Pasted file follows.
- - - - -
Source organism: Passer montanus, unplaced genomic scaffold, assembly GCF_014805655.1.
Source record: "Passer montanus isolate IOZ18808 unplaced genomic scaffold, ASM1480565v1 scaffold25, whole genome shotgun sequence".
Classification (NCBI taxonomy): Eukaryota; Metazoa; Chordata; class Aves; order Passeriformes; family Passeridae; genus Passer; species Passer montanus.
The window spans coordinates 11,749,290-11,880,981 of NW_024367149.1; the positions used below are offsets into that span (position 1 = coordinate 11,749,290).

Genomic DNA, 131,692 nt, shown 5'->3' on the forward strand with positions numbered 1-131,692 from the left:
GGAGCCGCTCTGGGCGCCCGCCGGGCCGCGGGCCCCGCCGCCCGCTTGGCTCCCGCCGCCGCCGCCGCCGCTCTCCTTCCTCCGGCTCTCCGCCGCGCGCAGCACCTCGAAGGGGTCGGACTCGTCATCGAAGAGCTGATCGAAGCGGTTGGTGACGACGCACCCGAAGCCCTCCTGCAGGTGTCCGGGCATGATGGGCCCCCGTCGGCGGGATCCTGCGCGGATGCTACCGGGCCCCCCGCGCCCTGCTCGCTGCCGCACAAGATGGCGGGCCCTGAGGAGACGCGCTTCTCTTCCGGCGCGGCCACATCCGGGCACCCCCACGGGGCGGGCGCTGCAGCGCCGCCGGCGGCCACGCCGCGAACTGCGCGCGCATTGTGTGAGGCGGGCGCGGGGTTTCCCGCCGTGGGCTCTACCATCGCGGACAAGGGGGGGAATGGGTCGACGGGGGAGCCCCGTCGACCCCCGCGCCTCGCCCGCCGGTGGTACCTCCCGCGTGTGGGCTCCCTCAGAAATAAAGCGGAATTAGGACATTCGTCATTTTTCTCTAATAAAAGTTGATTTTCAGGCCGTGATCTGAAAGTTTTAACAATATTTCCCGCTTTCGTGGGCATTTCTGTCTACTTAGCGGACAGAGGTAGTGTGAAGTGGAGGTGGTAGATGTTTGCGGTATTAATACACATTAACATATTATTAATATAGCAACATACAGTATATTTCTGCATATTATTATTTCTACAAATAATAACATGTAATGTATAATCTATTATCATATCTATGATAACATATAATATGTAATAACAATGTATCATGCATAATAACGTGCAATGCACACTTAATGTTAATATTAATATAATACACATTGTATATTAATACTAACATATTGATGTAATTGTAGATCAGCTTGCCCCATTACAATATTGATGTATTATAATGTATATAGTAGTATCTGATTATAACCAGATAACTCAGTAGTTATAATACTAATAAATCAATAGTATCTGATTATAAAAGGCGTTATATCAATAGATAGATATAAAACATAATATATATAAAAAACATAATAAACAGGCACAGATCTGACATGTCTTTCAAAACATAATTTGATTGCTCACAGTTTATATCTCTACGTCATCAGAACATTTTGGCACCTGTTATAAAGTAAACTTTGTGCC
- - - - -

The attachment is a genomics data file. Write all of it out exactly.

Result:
Source organism: Passer montanus, unplaced genomic scaffold, assembly GCF_014805655.1.
Source record: "Passer montanus isolate IOZ18808 unplaced genomic scaffold, ASM1480565v1 scaffold25, whole genome shotgun sequence".
Classification (NCBI taxonomy): Eukaryota; Metazoa; Chordata; class Aves; order Passeriformes; family Passeridae; genus Passer; species Passer montanus.
The window spans coordinates 11,749,290-11,880,981 of NW_024367149.1; the positions used below are offsets into that span (position 1 = coordinate 11,749,290).

Genomic DNA, 131,692 nt, shown 5'->3' on the forward strand with positions numbered 1-131,692 from the left:
GGAGCCGCTCTGGGCGCCCGCCGGGCCGCGGGCCCCGCCGCCCGCTTGGCTCCCGCCGCCGCCGCCGCCGCTCTCCTTCCTCCGGCTCTCCGCCGCGCGCAGCACCTCGAAGGGGTCGGACTCGTCATCGAAGAGCTGATCGAAGCGGTTGGTGACGACGCACCCGAAGCCCTCCTGCAGGTGTCCGGGCATGATGGGCCCCCGTCGGCGGGATCCTGCGCGGATGCTACCGGGCCCCCCGCGCCCTGCTCGCTGCCGCACAAGATGGCGGGCCCTGAGGAGACGCGCTTCTCTTCCGGCGCGGCCACATCCGGGCACCCCCACGGGGCGGGCGCTGCAGCGCCGCCGGCGGCCACGCCGCGAACTGCGCGCGCATTGTGTGAGGCGGGCGCGGGGTTTCCCGCCGTGGGCTCTACCATCGCGGACAAGGGGGGGAATGGGTCGACGGGGGAGCCCCGTCGACCCCCGCGCCTCGCCCGCCGGTGGTACCTCCCGCGTGTGGGCTCCCTCAGAAATAAAGCGGAATTAGGACATTCGTCATTTTTCTCTAATAAAAGTTGATTTTCAGGCCGTGATCTGAAAGTTTTAACAATATTTCCCGCTTTCGTGGGCATTTCTGTCTACTTAGCGGACAGAGGTAGTGTGAAGTGGAGGTGGTAGATGTTTGCGGTATTAATACACATTAACATATTATTAATATAGCAACATACAGTATATTTCTGCATATTATTATTTCTACAAATAATAACATGTAATGTATAATCTATTATCATATCTATGATAACATATAATATGTAATAACAATGTATCATGCATAATAACGTGCAATGCACACTTAATGTTAATATTAATATAATACACATTGTATATTAATACTAACATATTGATGTAATTGTAGATCAGCTTGCCCCATTACAATATTGATGTATTATAATGTATATAGTAGTATCTGATTATAACCAGATAACTCAGTAGTTATAATACTAATAAATCAATAGTATCTGATTATAAAAGGCGTTATATCAATAGATAGATATAAAACATAATATATATAAAAAACATAATAAACAGGCACAGATCTGACATGTCTTTCAAAACATAATTTGATTGCTCACAGTTTATATCTCTACGTCATCAGAACATTTTGGCACCTGTTATAAAGTAAACTTTGTGCC